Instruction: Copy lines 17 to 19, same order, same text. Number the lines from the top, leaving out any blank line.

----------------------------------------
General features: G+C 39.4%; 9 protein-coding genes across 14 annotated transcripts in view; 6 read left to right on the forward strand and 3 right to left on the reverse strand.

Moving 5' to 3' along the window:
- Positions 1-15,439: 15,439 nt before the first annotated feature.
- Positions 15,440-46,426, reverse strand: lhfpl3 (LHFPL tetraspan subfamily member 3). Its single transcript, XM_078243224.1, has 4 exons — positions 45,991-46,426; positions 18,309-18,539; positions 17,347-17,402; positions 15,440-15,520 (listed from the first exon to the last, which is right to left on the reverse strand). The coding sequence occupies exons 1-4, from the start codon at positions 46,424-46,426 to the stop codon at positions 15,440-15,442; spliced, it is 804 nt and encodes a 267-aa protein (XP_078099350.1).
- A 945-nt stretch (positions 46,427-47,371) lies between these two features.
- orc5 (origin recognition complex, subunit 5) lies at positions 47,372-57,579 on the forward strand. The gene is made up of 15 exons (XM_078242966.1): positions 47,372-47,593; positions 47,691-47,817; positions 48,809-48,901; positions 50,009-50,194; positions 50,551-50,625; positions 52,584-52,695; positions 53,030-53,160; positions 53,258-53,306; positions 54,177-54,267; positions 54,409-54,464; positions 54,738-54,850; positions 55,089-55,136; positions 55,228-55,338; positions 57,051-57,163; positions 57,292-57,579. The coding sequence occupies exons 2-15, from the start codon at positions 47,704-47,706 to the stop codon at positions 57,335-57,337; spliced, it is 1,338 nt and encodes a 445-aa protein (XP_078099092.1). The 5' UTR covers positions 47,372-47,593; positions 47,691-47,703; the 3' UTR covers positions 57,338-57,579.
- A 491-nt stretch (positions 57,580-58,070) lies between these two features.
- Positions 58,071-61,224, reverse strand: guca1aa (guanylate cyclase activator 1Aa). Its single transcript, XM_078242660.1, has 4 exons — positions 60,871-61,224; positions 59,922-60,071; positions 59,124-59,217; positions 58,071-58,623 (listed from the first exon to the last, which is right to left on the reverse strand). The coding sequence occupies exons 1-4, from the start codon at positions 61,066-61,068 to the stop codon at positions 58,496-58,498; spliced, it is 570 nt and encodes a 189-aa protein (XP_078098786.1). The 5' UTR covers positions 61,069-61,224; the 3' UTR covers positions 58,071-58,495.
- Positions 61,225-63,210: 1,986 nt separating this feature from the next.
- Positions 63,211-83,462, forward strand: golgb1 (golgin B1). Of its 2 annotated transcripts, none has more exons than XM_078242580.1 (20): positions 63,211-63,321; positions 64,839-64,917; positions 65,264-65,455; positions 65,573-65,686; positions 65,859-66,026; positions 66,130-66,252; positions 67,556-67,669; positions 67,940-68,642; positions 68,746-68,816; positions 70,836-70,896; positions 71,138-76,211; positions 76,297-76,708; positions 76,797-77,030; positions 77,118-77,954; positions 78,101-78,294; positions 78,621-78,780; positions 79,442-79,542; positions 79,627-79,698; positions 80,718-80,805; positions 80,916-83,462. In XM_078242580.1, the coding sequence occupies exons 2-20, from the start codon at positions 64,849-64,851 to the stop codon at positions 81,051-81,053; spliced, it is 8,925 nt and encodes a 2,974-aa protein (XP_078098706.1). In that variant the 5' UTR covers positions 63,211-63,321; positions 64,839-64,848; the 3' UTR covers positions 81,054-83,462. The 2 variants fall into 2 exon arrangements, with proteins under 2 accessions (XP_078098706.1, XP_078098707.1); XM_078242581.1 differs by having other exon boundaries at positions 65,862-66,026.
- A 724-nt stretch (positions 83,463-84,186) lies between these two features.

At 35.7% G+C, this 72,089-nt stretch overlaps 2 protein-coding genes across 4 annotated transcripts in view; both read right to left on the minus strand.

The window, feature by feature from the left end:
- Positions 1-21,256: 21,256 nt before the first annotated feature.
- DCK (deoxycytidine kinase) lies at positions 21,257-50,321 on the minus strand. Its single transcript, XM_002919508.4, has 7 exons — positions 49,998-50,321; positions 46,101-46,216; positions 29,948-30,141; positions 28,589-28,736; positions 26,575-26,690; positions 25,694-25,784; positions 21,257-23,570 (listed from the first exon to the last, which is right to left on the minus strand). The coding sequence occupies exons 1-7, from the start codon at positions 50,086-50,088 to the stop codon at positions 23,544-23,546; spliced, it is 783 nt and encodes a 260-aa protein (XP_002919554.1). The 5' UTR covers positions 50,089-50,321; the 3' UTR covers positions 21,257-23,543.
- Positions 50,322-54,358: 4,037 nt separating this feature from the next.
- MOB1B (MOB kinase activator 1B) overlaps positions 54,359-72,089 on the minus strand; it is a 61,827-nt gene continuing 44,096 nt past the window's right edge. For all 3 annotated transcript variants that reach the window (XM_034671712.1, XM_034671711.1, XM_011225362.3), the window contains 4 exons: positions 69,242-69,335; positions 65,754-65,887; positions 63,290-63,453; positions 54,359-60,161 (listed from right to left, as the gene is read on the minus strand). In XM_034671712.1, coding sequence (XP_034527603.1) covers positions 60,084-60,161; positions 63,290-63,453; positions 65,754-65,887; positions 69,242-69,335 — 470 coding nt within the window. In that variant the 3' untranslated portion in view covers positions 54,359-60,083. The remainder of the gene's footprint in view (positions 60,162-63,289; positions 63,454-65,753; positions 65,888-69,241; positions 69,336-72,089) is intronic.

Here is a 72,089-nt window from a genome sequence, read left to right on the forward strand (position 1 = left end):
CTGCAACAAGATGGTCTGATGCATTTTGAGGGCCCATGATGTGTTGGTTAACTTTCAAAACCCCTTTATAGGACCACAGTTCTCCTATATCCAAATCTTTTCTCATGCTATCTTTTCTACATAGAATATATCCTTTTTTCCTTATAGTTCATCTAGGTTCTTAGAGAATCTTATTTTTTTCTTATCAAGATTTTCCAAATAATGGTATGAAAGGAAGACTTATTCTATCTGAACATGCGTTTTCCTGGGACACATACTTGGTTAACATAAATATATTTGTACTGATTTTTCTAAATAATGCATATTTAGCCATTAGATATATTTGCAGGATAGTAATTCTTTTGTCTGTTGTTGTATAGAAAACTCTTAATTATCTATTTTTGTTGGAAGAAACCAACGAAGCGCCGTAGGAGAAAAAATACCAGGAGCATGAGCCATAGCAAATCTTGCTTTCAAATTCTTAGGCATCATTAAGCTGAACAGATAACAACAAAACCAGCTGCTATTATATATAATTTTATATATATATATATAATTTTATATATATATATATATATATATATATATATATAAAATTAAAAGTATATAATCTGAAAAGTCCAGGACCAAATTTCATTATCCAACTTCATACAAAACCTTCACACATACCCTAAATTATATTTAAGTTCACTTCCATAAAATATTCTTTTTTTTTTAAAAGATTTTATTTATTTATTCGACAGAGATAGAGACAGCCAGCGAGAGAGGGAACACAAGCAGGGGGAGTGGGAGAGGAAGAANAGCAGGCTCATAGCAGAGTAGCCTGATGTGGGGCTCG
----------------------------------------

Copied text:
- MOB1B (MOB kinase activator 1B) overlaps positions 54,359-72,089 on the minus strand; it is a 61,827-nt gene continuing 44,096 nt past the window's right edge. For all 3 annotated transcript variants that reach the window (XM_034671712.1, XM_034671711.1, XM_011225362.3), the window contains 4 exons: positions 69,242-69,335; positions 65,754-65,887; positions 63,290-63,453; positions 54,359-60,161 (listed from right to left, as the gene is read on the minus strand). In XM_034671712.1, coding sequence (XP_034527603.1) covers positions 60,084-60,161; positions 63,290-63,453; positions 65,754-65,887; positions 69,242-69,335 — 470 coding nt within the window. In that variant the 3' untranslated portion in view covers positions 54,359-60,083. The remainder of the gene's footprint in view (positions 60,162-63,289; positions 63,454-65,753; positions 65,888-69,241; positions 69,336-72,089) is intronic.

Here is a 72,089-nt window from a genome sequence, read left to right on the forward strand (position 1 = left end):
CTGCAACAAGATGGTCTGATGCATTTTGAGGGCCCATGATGTGTTGGTTAACTTTCAAAACCCCTTTATAGGACCACAGTTCTCCTATATCCAAATCTTTTCTCATGCTATCTTTTCTACATAGAATATATCCTTTTTTCCTTATAGTTCATCTAGGTTCTTAGAGAATCTTATTTTTTTCTTATCAAGATTTTCCAAATAATGGTATGAAAGGAAGACTTATTCTATCTGAACATGCGTTTTCCTGGGACACATACTTGGTTAACATAAATATATTTGTACTGATTTTTCTAAATAATGCATATTTAGCCATTAGATATATTTGCAGGATAGTAATTCTTTTGTCTGTTGTTGTATAGAAAACTCTTAATTATCTATTTTTGTTGGAAGAAACCAACGAAGCGCCGTAGGAGAAAAAATACCAGGAGCATGAGCCATAGCAAATCTTGCTTTCAAATTCTTAGGCATCATTAAGCTGAACAGATAACAACAAAACCAGCTGCTATTATATATAATTTTATATATATATATATAATTTTATATATATATATATATATATATATATATATATAAAATTAAAAGTATATAATCTGAAAAGTCCAGGACCAAATTTCATTATCCAACTTCATACAAAACCTTCACACATACCCTAAATTATATTTAAGTTCACTTCCATAAAATATTCTTTTTTTTTTAAAAGATTTTATTTATTTATTCGACAGAGATAGAGACAGCCAGCGAGAGAGGGAACACAAGCAGGGGGAGTGGGAGAGGAAGAANAGCAGGCTCATAGCAGAGTAGCCTGATGTGGGGCTCG